M. E. Trostle

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M. E. Trostle
M. E. Trostle headshot.jpg

Biography Citation for SEG Special Commendation

Contributed by W. W. Thomsen and D. K. McDaniel

It is with pleasure and admiration that we prepare this citation recognizing Shorty's contributions toward making 3-D seismic technology feasible and commercially viable. His effort was in collaboration with Milo Backus and Robert Graebner while all three were associated with Geophysical Service Incorporated (GSI).

Shorty was born in Mediapolis, Iowa. He joined GSI as a surveyor trainee in 1944 and progressed through the field jobs to party chief. Promotions followed: supervisor, Rocky Mountains-west Texas; area manager, west Texas; vice-president, Western U.S.; vice-president, U.S. land operations; vice-president, corporate spec and strategic planning; and vice-president, U.S. and Latin America marine and processing. Shorty's first retirement, in January 1979, was from GSI after 34 years. In 1981, he joined Fairfield Industries as member of the board of directors, becoming chairman in 1983 and later chairman emeritus until 1994, at which time he allegedly retired for the final time so he could spend more time with his family and on golf.

In Shorty's own words, "These things were really important to me: I loved to beat the competition, we had to be first; I really liked to surround myself with people smarter than me and help them get ahead; I loved the technology end of the business and most of the time was off on some strange idea (and some actually workedSi.e., 3-D seismic)."

In the course of his career, Shorty was involved in the development of many techniques and technologies that had a far-reaching impact on the geophysical industry. Among the myriad, he worked in west Texas in the early '50s with the late Ken E. Burg developing noise analysis techniques and the design of shot and receiver arrays to improve signal-to-noise ratios. About this same time, they developed very long range refraction techniques which resulted in several GSI refraction crews in the Val Verde and Delaware Basins. Along with Pete Embree et al., Shorty helped develop analog velocity filtering (shot slice and pie slice), to combat the notorious west Texas noise. On the operational front, Shorty fielded the first turnkey (fixed price) field operations in west Texas, the first digital recording crew in west Texas, and the first digital recording of surface sources dinoseis and vibroseis.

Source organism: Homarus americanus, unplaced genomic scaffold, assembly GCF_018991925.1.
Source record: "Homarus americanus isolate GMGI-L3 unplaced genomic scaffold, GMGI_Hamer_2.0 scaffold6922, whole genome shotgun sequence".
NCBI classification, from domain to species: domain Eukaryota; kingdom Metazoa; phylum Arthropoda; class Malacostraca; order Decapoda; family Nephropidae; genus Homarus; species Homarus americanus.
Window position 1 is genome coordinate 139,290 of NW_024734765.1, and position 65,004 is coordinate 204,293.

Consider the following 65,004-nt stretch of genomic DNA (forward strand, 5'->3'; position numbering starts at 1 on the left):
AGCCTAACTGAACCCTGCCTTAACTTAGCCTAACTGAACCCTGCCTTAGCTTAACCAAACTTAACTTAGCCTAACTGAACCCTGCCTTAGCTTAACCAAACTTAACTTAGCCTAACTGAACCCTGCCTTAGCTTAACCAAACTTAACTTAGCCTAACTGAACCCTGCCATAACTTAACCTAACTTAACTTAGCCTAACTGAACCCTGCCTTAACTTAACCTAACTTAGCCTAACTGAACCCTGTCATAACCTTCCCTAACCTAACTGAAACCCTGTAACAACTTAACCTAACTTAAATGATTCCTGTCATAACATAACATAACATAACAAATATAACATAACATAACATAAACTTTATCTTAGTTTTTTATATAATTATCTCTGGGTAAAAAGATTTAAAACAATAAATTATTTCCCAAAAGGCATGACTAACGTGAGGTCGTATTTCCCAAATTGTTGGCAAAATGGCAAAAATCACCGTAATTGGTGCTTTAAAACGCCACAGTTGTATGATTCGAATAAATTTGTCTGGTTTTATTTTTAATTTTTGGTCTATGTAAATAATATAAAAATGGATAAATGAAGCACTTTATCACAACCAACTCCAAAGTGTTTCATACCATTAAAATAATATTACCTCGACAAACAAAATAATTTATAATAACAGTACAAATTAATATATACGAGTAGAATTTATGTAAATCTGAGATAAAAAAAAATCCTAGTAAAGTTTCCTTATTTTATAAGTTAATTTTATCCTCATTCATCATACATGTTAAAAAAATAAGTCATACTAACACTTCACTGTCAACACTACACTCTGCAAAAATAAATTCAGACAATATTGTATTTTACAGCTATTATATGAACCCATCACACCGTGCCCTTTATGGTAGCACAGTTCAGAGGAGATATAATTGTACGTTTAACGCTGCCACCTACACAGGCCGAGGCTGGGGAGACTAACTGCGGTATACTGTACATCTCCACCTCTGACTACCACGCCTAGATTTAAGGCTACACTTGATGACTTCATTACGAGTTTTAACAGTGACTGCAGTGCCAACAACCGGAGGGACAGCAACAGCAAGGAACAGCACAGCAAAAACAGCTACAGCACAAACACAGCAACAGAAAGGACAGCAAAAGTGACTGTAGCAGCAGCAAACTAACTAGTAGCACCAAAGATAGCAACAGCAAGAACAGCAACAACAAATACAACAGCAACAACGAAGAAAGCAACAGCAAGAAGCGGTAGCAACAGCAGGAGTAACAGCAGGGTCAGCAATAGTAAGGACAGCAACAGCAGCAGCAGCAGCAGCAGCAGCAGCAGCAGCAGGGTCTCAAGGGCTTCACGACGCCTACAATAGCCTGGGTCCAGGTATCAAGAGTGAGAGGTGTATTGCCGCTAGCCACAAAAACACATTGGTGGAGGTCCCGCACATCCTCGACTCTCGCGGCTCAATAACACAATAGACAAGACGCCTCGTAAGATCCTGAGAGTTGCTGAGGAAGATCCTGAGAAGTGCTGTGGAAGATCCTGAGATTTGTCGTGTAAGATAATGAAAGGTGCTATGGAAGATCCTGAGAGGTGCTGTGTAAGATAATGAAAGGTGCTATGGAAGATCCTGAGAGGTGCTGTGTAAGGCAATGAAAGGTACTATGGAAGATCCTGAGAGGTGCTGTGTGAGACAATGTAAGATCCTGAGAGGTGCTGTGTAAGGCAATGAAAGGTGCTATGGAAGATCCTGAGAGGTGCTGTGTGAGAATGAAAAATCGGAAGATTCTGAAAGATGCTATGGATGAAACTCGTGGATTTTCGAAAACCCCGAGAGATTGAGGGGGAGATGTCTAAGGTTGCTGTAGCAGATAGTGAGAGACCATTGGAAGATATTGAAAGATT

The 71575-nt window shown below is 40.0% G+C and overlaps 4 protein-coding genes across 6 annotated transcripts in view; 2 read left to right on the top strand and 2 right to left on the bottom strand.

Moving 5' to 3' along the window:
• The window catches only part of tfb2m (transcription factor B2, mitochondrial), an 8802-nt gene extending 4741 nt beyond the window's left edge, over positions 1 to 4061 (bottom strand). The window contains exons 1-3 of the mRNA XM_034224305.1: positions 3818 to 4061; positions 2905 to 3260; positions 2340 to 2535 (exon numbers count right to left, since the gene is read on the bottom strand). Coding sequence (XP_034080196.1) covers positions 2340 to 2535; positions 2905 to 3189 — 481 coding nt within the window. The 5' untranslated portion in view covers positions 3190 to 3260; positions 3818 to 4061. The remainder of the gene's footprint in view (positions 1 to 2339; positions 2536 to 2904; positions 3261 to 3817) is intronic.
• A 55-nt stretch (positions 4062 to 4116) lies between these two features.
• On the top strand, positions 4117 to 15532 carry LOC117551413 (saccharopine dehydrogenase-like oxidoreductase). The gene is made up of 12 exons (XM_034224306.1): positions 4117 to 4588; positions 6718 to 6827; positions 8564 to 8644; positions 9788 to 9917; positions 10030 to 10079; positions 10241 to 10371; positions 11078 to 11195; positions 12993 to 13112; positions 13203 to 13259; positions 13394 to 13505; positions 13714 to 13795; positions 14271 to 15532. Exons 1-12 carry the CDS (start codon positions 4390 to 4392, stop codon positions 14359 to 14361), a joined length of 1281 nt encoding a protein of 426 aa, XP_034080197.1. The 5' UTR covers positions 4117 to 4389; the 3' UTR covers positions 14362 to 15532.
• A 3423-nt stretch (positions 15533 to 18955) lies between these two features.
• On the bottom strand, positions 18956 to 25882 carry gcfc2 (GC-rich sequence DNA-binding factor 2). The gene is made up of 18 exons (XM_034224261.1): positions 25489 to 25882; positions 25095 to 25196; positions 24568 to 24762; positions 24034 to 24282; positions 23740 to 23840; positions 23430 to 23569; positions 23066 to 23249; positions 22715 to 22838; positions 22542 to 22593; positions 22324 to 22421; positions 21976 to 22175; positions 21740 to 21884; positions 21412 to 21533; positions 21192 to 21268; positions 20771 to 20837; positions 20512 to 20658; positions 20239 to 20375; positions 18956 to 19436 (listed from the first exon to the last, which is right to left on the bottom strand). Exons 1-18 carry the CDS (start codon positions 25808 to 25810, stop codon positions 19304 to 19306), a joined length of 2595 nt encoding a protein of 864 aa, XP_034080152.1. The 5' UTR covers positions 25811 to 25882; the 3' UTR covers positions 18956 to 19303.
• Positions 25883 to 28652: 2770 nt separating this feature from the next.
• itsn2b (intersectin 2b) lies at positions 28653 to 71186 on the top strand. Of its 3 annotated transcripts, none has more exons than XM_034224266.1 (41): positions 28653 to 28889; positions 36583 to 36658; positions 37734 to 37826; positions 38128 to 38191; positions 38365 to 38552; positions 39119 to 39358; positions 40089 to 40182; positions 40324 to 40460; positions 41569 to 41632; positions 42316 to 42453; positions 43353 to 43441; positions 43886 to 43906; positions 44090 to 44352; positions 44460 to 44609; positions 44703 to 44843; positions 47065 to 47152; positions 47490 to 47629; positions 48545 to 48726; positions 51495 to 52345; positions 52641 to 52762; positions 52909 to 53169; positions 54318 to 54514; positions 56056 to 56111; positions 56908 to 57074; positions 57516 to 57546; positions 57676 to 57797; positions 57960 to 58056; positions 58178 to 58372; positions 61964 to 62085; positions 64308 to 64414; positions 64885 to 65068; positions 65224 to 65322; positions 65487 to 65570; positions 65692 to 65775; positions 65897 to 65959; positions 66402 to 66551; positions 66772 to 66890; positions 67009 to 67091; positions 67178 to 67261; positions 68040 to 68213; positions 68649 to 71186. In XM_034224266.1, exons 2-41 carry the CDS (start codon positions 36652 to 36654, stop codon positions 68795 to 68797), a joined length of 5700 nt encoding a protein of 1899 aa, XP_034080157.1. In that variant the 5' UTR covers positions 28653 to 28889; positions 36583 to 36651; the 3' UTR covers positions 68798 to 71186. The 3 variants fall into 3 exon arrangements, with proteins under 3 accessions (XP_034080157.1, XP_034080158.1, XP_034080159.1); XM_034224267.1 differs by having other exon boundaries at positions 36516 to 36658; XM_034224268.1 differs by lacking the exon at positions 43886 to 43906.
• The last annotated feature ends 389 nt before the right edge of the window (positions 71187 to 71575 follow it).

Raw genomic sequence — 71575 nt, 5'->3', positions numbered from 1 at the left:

His early work with 3-D concepts resulted in the award of a patent on "3-Dimensional Common Depth Point Seismic Techniques," awarded only because fellow employees did his patent application paperwork, as he was busy pursuing some new idea. Shorty was one of the principals in conceiving, marketing and operating the first commercial 3-D project. During 1973-74, six oil companies jointly funded this 3-D project on the Bell Lake Field in southeast New Mexico. Three-dimensional migration programs were developed and applied to this data, making it a true 3-D product. The Bell Lake project was considered quite successful. Shorty was later the engineering project manager in the development of the first commercial 3-D marine survey, which was shot in the Gulf of Mexico in 1975, and was only marginally successful due to positioning shortcomings and undersampling.

Shorty's professional achievements are considerable and portray a man with a love of technology. He is usually about ten years ahead of his time, an innovator and visionary. Yet all who know Shorty recognize that he is foremost, a "people person." His family is first but the people working for him are a very close second. The loyalty he received from his coworkers was enormous. Shorty is truly known more for being a "gentleman of the highest integrity" than for his technical prowess, which is considerable.